What is 3D Printing?
3D printing is a manufacturing process by which a three-dimensional object is created from a digital model. The process entails laying down successive layers of thin horizontal cross-sections until the entire project is completed. As this technology continues to grow, demand is also on the rise in many industries. 3D Printing is now present in the retail, aviation and healthcare spheres, and is steadily growing in construction. To execute largescale construction projects, super-size printers are needed in conjunction with specialized materials. This unique method has proven to allow for shorter project times and less waste production, which creates a more efficient construction system. These new technologies however, may also prove to be detrimental to some parts of the construction industry, mainly its workforce. This article weighs the benefits and shortcomings of 3D printing, providing you with a basic guideline on what forward-thinking companies must consider before adopting this emerging construction technology. Find additional news on construction technology here.
Advantages of 3D Printing on the Construction Industry
- The greatest impact 3D printing will have on construction would be increased speed and accuracy. By essentially transferring a digital model into a physical one, 3D printing allows for an incredibly efficient option. Furthermore, by using digital models, the printer ensures that each subsequent piece is uniform and consistent, accelerating the construction process even further.
- Secondly, 3D printing has the potential to significantly lower labor costs. Much fewer workers will be needed to execute jobs, taking most of the human work out of the entire construction process. The 3D printer is capable of replacing a number of jobs that are typically divided up among a large number of workers. This advantage bodes well for owners of construction and manufacturing companies who will be able to save money, but could potentially be detrimental to those in the workforce.
- Thirdly, 3D printing will be able to greatly reduce the amount of waste typically produced during construction. This adoption of Lean Construction principles is not only a cost-saving measure, but provides a more environmentally-friendly option. Traditionally, the construction industry has been hampered by overproduction and excess waste, problems that can be reversed with 3D printing. In addition, 3D printing ensures that components will be made to order, minimizing the amount of materials needed.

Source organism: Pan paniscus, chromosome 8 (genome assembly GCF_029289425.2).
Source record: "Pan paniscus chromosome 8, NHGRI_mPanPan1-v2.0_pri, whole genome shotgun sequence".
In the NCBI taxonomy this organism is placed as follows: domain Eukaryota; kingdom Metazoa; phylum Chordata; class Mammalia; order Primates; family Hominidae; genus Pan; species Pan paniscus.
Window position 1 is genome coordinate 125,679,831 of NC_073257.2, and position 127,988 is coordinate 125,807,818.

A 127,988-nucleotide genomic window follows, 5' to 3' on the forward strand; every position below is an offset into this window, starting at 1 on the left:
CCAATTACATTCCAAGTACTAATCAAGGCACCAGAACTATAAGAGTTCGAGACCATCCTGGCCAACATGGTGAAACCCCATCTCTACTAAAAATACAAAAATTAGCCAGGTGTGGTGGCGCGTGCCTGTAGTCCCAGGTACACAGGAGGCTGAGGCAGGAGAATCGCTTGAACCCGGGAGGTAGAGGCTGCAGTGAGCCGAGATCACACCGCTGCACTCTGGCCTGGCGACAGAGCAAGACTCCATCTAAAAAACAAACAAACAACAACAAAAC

- 3D printing can also create safer work environments and can reduce health and safety risks. Dangerous jobs and duties on construction sites can eventually be replaced by printing processes, eliminating the need for humans to undertake these responsibilities.
- Lastly, a technique known as Contour Crafting has been developed that allows large projects, like creating homes, to be done through 3D printing. With the availability to these technologies growing, budding entrepreneurs, business owners and consumers themselves will soon be granted access to 3D printing, allowing them to control the entire course of any given project. This will ultimately bypass the need for collaborating with construction companies, putting the power into the hands of customers.
Disadvantages of 3D Printing on the Construction Industry
- The most noteworthy negative impact 3D printing will have on the construction industry would be the reduction and elimination of existing jobs. If implemented by more companies, 3D printing is capable of replacing a large percentage of the workforce that is typically needed to carry out an entire construction project.
- Similarly, because fewer and more specific types of materials will be needed, traditional manufacturing companies may also be negatively affected, with demand for their products decreasing.
- Despite the seemingly positive discourse surrounding 3D printing, it still provides a large number of shortcomings that may bode well for traditional construction companies and its workers. These issues include logistical or transportation problems. If 3D printing is used for a given project, the transportation of the printer may create problems. Another issue 3D printing poses is where the printer can be stored at a construction site. These are often large and expensive pieces of equipment and must be stored safely.
- Additionally, if a digital model has any errors, the creation of its 3D versions may also pose the same problems. The risks for defects or wasted material becomes significantly higher if a faulty digital model is used. Any errors can cause delays, and may take longer to repair with fewer resources available that caters to this new technology.
3D printing technologies has grown exponentially within the construction sector. This relatively fast and inexpensive alternative has many implications on the way construction is done now, and more importantly, how it will alter the industry in the future. As 3D printing continues to advance, expect to see everyone involved in the construction process, from architects, engineers, contractors and factory workers who will be affected either positively or negatively.
3D printing, some will argue, is the natural progression for an industry that continues to modernize. Careful consideration by all construction companies will be needed when deciding upon the actual implementation of 3D printing technologies. Although there is a long list of advantages that make 3D printing attractive, there remains a number of shortcomings that still need to be addressed.